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Fuji TV, Sankei Shimbun announce fabricated data found in their polls

This photo shows the headquarters of Fuji Television Network Inc. in 2019. (Mainichi/Kimitaka Takeichi)

TOKYO -- Fuji Television Network Inc. and the Sankei Shimbun Co. on June 19 announced the discovery that some data in 14 joint opinion polls they conducted had been fabricated, saying a company contracted to phone survey responders filled in answers without making the calls.

The problematic surveys were conducted between May 2019 and May this year. In response, the companies have retracted reports that included the fabricated data, and they announced that their public opinion polls would be suspended for the time being.

According to the media firms' announcement, the joint surveys were entrusted to Tokyo-based polling company Adams Communications Co. Ltd. from May 2019. The company chose some 1,000 respondents though randomly selected landline and mobile phone numbers, and subcontracted about half of the calls to Kyoto-based firm Nippon Telenet. But the person in charge at the subcontractor is said to have fabricated answers by filling in the forms without actually making the calls.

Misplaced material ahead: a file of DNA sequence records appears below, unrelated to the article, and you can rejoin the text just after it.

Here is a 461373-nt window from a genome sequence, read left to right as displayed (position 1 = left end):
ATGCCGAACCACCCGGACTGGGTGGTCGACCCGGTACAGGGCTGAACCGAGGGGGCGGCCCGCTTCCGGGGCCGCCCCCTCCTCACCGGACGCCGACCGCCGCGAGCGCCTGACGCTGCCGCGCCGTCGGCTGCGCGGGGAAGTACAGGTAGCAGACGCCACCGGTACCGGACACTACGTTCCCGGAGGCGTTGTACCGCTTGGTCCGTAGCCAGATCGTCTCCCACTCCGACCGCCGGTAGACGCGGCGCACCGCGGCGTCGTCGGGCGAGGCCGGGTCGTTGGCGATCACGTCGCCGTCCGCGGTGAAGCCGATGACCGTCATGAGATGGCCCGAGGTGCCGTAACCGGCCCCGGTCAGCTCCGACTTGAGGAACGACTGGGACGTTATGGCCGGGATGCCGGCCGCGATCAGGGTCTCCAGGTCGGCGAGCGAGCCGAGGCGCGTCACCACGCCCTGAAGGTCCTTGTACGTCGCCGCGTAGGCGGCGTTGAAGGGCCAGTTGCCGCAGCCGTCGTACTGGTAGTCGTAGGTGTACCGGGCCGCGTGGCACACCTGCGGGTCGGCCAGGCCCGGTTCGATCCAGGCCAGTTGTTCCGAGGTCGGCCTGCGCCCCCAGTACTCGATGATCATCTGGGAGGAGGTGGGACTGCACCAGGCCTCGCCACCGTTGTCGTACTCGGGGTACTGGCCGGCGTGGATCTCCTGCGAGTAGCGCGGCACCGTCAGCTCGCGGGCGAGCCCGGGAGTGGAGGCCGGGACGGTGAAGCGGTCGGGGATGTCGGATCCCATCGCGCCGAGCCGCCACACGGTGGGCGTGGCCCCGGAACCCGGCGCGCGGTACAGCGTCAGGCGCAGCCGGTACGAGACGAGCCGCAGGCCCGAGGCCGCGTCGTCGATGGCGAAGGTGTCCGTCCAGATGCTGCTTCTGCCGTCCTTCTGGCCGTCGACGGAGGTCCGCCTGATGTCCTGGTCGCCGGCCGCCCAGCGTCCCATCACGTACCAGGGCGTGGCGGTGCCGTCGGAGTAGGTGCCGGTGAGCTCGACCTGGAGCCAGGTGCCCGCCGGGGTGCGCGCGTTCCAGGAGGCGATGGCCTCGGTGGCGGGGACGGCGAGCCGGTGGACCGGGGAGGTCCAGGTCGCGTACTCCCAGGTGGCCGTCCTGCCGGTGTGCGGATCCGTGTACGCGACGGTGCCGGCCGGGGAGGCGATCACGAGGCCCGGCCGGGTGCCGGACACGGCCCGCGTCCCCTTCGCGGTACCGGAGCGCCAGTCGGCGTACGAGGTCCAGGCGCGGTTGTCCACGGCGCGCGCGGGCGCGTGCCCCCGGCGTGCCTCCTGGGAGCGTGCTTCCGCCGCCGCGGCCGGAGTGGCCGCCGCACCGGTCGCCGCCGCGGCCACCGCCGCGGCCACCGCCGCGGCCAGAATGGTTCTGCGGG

The falsification is said to have come to light on June 12, and in each survey with 1,000 samples, well over 100 cases of invented data were found. Overall, the total number of fabricated samples over 14 surveys reached about 2,500. A person in charge at the subcontracting firm reportedly acknowledged the responses had been made up, stating, "It was difficult to secure phone operators. We did it to boost profits." A representative of Fuji TV's corporate public relations office said, "Permission to subcontract the work was supposed to be received in writing, but this was not done."

Fuji TV said the company felt a strong sense of responsibility for not being able to check the illicit data and also for broadcasting the information. The Sankei Shimbun, meanwhile, commented, "We deeply apologize for delivering mistaken information in our reporting on opinion polls, which is an important role of news organizations."

(Japanese original by Yuka Narita, City News Department)

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